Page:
By Arré Bench Dec. 20, 2017
Hichki just might be what Bollywood needs; a renewed vigour in portraying impediments on screen with sensitivity, instead of exploiting it for punchlines. It’s essentially a trend that started this year with Jagga Jasoos.
Hichki will mark Rani Mukherjee’s return to screen after a gap of four years. As seen from Hichki’s trailer, the actress plays Naina Mathur, who is keen to pursue her dreams of becoming a school teacher despite suffering from Tourette’s syndrome. The neurological disorder ensures that Naina’s speech is punctuated by regular involuntary hiccup-like sounds, giving her a speech impediment. Much of the film rests on how she overcomes obstacles and ill-mannered students to realise her dream.
Hichki just might be what Bollywood needs; a renewed vigour in portraying impediments on screen with sensitivity, instead of exploiting it for punchlines. It’s a trend that began this year with Jagga Jasoos.
In a refreshing departure for mainstream Hindi cinema, Jagga’s (Ranbir Kapoor) debilitating speech defect in Jagga Jasoos wasn’t an object of pity. Over the course of the 160-minute film, Jagga graduated from a stuttering teenager detective – with several shades of Tintin and Harry Potter – whose words “so so ke nikalte hai”, to the film’s stuttering hero in search of his missing father. That by itself was the film’s greatest achievement. It not only managed to make its audience realise the unbearable arduousness of living with an impairment, but also took its hero seriously. The stutter wasn’t merely a plot device, an ailment that gets cured once Jagga displayed traditional hero behaviour.
But, Bollywood hasn’t always been this lenient in its portrayal of impairment. The binary treatment of a disability in Bollywood has almost always verged between humiliation and pity. Scraping the bottom of the barrel here is Rohit Shetty’s Golmaal series. In the third installment of the unnecessary franchise, Shreyas Talpade’s stutter is a device that’s only exploited for comic relief in the film. “Abey jaldi bol, kal subah Panvel nikalna hai,” a character tells him. For a country that has approximately 1.25 crore Indians who stammer, the film’s demeaning usage of a disability to garner cheap laughs forced the Indian Stammering Association to file a petition against its makers.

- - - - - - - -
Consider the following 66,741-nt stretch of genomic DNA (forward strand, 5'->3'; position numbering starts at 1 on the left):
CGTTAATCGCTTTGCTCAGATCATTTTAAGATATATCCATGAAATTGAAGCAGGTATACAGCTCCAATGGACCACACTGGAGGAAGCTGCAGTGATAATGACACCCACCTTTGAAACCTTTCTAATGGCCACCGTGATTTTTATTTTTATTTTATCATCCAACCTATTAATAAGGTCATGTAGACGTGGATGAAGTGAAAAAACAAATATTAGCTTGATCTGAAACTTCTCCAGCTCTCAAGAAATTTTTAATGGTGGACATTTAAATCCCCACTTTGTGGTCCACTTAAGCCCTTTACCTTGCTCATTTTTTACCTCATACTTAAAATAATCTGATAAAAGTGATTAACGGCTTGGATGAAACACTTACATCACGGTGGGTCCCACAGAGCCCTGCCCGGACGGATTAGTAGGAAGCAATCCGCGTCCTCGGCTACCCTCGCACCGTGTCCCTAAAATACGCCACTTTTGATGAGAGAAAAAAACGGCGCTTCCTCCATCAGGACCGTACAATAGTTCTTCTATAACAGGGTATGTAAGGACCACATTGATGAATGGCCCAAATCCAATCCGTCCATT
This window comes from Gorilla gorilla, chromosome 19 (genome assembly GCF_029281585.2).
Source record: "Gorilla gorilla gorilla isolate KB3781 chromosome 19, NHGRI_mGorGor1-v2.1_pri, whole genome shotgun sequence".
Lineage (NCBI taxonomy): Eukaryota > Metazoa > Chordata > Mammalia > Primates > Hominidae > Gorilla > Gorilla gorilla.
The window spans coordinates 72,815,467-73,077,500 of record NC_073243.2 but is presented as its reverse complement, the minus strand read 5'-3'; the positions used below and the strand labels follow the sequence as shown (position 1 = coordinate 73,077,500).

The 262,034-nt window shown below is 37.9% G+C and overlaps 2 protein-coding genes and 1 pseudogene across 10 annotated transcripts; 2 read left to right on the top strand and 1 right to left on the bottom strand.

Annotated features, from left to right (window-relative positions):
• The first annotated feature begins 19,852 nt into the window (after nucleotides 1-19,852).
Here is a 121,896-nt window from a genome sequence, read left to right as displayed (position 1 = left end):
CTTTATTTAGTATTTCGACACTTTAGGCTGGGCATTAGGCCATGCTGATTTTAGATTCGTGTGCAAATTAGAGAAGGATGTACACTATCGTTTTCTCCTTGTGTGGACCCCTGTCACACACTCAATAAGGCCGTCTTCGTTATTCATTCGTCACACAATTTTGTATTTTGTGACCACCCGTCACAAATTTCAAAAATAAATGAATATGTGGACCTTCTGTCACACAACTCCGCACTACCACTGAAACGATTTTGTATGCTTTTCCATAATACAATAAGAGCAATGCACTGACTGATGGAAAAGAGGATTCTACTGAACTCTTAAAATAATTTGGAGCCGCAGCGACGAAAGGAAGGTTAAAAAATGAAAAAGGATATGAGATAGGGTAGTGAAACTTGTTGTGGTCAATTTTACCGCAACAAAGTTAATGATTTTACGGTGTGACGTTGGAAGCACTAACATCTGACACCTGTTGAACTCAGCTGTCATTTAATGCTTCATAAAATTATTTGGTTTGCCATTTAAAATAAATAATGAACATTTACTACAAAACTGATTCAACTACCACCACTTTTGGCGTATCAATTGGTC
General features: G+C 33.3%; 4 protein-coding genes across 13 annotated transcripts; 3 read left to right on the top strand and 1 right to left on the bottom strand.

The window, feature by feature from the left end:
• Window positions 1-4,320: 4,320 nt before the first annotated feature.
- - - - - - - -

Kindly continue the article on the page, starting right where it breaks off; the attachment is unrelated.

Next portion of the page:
Jagga Jasoos not only managed to make its audience realise the unbearable arduousness of living with an impairment, but also took its hero seriously
Golmaal 3 was only following in the footsteps of Awaara Pagaal Deewana and Phir Hera Pheri, where two stuttering mobsters are constantly stuck in supposedly hilarious situations. On the opposing side are films like Chalbaaz, where Anju’s stutter and nervousness render her a weak character. I also remember Pooja Bhatt as the meek, under-confident student in Sir, who is given therapeutic advice by Naseeruddin Shah’s character who tells her to “not be nervous” and just talk.
Sure there was a Kaminey, featuring two different speech impediments, which weren’t caricaturised. But maybe Rani Mukherjee’s Hichki is the film we need to mainstream conversation about “lesser” speech impairments – just the way Taare Zameen Par was able to do for dyslexia. It’s a trend Bollywood could really get behind, one film at a time.